Wow, what a complete eyesore for a bank of lights. Jeez, I guess if you don't have access to power what else can you do though.

Tomwilllight
12-22-2010, 01:20 PM
The definition of eyesore depends on the eye doing the looking.

I think there could be a profitable niche market out there for completely off-the-grid powered landscape lighting installations I'm really curious about how many such installations there are.

Clearly I'm not asking about 19.95 "solar lights" from your neighborhood big box store.

Tom

INTEGRA Bespoke Lighting
12-22-2010, 02:09 PM
Although the cost of solar system infrastructure has come down quite a bit in recent years, it is still a relatively expensive way to provide power for traditional (incandescent) lighting systems. Now introduce LED to the equation and things change considerably. The drastically reduced electrical load of an LED lighting system also reduces the size and cost of the solar power system.

However, even with LED lighting systems, solar power systems are not cost effective if there is any way to introduce line voltage supply to the lighting system. In my experience, with small and medium scale solar powered LV lighting systems, the cost of providing the power to the lighting system has varied between 100% and 150% of the cost of the lighting system alone. Clearly if there is any way you can get 'traditional' power to the lighting system you, and the client, are better off doing so.

In a couple of cases I have found it beneficial to have a 240V supply installed, (and in one installation we actually went with 600V mains) with 240V-120V step down transformers installed (powering receptacles and LV transformers) at various locations throughout the property rather than go to the expense of installing Solar Power stations where needed. (I am talking about very large lighting systems installed on very large scale properties)

That being said, there are opportunities where solar powered lighting systems are the only feasible alternative; Remote highway signs, billboards, island properties with no electrical infrastructure in place, are all examples. The overall cost is high, but when there are no traditional power sources, you have to do what you have to do.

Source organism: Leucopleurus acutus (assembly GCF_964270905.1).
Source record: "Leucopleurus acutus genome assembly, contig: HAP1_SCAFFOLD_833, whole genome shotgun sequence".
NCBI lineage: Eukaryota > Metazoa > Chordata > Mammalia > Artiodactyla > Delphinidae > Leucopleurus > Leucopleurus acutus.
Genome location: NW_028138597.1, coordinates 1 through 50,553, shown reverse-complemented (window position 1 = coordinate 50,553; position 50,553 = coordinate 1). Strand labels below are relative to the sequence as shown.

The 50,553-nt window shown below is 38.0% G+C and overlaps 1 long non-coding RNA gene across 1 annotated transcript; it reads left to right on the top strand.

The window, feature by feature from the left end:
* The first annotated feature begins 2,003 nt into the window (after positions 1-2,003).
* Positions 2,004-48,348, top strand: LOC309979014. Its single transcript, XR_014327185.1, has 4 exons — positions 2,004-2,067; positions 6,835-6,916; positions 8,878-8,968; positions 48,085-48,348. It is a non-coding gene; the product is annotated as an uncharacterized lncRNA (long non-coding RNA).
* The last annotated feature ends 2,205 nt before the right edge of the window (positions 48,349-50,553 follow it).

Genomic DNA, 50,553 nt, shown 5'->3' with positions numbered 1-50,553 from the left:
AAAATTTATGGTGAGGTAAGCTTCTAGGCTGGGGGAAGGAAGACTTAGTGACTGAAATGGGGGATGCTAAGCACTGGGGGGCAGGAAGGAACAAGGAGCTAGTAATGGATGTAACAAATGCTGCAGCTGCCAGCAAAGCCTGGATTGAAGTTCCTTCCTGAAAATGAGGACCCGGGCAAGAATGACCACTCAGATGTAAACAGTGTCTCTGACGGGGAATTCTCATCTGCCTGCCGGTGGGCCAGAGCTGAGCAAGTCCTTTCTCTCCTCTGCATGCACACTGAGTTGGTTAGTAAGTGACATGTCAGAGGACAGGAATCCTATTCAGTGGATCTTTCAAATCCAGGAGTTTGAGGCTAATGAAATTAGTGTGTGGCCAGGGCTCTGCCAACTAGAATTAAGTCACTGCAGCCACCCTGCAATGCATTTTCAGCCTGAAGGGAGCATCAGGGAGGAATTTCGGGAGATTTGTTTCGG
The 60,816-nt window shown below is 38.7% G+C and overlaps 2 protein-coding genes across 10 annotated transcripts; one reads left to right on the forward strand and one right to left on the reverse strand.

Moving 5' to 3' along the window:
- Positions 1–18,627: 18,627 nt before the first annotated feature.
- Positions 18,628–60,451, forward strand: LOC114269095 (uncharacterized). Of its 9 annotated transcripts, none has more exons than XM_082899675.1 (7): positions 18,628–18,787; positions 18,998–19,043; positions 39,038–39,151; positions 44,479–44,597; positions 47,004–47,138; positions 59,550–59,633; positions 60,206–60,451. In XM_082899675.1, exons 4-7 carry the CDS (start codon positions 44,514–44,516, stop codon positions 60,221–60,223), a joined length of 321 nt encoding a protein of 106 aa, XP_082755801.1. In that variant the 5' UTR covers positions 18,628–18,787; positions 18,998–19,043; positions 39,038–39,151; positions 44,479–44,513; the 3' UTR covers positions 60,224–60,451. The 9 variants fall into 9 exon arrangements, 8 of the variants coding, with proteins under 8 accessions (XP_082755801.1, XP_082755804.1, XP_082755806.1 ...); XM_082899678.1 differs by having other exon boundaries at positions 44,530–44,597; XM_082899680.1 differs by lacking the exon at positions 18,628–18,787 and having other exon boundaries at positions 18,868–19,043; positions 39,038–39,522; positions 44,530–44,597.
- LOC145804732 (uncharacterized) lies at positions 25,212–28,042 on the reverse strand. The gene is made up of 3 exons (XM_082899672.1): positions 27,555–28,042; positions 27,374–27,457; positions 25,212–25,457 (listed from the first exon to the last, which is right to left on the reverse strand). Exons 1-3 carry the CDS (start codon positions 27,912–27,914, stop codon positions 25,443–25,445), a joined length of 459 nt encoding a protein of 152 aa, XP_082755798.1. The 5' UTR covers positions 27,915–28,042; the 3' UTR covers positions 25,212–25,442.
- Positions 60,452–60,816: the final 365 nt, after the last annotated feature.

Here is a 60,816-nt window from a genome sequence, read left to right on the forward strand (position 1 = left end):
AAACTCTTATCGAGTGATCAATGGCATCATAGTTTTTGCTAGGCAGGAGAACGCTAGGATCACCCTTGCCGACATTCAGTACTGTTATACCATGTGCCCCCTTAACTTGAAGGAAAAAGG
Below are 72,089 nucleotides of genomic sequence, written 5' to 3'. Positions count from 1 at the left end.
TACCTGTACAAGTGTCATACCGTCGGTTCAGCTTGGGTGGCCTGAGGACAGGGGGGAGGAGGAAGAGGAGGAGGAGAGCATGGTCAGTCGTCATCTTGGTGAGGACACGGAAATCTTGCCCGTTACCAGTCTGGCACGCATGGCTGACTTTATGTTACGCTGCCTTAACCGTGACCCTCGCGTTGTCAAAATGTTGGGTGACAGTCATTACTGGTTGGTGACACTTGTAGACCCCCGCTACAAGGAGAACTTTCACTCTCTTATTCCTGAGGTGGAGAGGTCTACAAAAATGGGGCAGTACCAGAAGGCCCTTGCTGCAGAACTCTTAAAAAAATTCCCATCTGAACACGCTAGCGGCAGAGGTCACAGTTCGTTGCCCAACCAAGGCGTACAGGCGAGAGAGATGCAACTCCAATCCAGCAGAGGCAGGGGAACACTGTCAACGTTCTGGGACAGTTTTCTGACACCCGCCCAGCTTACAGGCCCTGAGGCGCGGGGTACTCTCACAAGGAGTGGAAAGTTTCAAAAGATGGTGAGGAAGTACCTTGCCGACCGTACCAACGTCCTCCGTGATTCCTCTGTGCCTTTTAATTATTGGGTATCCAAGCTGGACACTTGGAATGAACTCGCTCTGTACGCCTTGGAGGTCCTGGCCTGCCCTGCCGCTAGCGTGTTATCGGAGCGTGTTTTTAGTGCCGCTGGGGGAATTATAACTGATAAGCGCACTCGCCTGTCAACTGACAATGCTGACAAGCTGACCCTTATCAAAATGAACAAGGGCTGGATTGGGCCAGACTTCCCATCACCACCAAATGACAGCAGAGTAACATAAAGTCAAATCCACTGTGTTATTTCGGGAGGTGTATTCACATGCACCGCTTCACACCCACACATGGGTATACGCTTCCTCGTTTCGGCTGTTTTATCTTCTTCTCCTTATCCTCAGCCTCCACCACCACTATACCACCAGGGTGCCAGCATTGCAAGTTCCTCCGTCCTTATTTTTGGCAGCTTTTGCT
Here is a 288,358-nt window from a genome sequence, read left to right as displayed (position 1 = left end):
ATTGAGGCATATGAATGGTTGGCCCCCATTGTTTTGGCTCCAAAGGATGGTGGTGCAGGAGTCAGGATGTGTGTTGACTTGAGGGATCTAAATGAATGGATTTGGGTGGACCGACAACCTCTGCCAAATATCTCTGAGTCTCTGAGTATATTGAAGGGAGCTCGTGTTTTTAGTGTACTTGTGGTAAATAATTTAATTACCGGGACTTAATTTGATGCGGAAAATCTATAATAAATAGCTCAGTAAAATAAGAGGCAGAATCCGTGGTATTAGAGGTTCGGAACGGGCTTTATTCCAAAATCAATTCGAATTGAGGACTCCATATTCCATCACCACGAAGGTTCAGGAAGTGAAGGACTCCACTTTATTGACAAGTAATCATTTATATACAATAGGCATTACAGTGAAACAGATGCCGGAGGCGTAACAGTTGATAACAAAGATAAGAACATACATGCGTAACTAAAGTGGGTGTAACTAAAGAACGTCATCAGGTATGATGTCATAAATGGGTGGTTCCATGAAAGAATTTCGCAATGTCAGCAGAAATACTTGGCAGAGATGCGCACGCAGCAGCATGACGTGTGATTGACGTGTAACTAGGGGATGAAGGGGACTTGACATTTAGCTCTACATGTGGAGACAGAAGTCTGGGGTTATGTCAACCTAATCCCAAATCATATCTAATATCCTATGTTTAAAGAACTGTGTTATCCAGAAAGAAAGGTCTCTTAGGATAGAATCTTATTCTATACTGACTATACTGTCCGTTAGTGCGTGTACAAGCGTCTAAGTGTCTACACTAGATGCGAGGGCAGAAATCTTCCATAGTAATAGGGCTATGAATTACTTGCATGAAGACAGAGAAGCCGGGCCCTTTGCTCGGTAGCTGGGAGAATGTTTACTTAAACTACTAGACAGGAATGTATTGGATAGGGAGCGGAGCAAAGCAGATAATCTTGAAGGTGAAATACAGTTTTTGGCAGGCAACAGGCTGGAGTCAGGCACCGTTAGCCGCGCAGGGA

Tomwilllight
12-22-2010, 03:09 PM
I'm curious if a NICHE market made-up of first-adopters who have the will and cash to experiment is in the process of developing.

Could the increasing quality and public acceptance of LED lighting and (supposedly) imminent improvements in solar panels pave the way for this (imaginary?) market?

I continually wonder at the number of big-box "solar pathlights" I see in my neighborhood. One of my neighbors gathers all of his pathlights each morning to point them south for recharging; each evening he resets them along his walkway - fully charged. A sizable portion of the public obviously likes the idea of solar pathlights @ 19.95 for 4. Would some smaller part of them pay considerably more for a permeant solar installation that would ACTUALLY WORK? I don't know, my (retired) neighbor likes having something to do and refused my offer to help...

I think James is right: The widespread acceptance of LED lighting in the landscape has created the first essential element for such a market. With solar panels prices coming down and storage technology improving are the second and third essential elements on the horizon?

Tom

jshimmin
12-23-2010, 07:17 AM
I have several more similar installs scheduled now. These are not homes, but remote business entities. I am working on a system scaled to a typical residential landscape lighting system. When done, I expect to be able to run a 100 watt LED system dusk to dawn during short winter month charge performance.
The development of an inverter for 24 vdc to 15 vac is underway. Installs to date have not had to run wiring more than 60 ft to the fixture. DC will still work fine at that distance. You have to pay attention to keeping the lights off when there is any charging still occurring. I have panel arrays that can put out over 30 vdc very close to dusk. That voltage can fry the LED's if allowed to hit them. I install a timer, plus a relay that is not closed until charge current is below 100 milliamps.

Plans are also on the board for a system combining a solar array and Honey Wells new wind turbine.